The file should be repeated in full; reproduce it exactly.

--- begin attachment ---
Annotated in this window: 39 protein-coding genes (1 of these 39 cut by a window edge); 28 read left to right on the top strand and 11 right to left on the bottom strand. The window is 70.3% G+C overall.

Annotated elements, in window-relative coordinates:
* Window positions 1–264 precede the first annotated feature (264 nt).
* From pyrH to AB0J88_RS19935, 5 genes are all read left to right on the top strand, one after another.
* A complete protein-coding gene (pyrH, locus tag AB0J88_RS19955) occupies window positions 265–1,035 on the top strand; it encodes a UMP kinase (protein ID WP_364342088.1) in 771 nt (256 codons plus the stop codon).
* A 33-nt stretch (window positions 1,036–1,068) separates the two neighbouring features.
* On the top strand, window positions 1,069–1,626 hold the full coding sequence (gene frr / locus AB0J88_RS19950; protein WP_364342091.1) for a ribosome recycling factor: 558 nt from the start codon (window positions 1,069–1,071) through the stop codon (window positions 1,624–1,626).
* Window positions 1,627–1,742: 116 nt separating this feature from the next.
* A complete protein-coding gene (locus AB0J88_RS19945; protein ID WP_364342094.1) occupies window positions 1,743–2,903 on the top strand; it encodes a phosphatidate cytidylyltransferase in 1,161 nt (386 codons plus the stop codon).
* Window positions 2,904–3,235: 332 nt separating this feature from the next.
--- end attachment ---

Annotated in this window: 39 protein-coding genes (1 of these 39 cut by a window edge); 28 read left to right on the top strand and 11 right to left on the bottom strand. The window is 70.3% G+C overall.

Annotated elements, in window-relative coordinates:
* Window positions 1–264 precede the first annotated feature (264 nt).
* From pyrH to AB0J88_RS19935, 5 genes are all read left to right on the top strand, one after another.
* A complete protein-coding gene (pyrH, locus tag AB0J88_RS19955) occupies window positions 265–1,035 on the top strand; it encodes a UMP kinase (protein ID WP_364342088.1) in 771 nt (256 codons plus the stop codon).
* A 33-nt stretch (window positions 1,036–1,068) separates the two neighbouring features.
* On the top strand, window positions 1,069–1,626 hold the full coding sequence (gene frr / locus AB0J88_RS19950; protein WP_364342091.1) for a ribosome recycling factor: 558 nt from the start codon (window positions 1,069–1,071) through the stop codon (window positions 1,624–1,626).
* Window positions 1,627–1,742: 116 nt separating this feature from the next.
* A complete protein-coding gene (locus AB0J88_RS19945; protein ID WP_364342094.1) occupies window positions 1,743–2,903 on the top strand; it encodes a phosphatidate cytidylyltransferase in 1,161 nt (386 codons plus the stop codon).
* Window positions 2,904–3,235: 332 nt separating this feature from the next.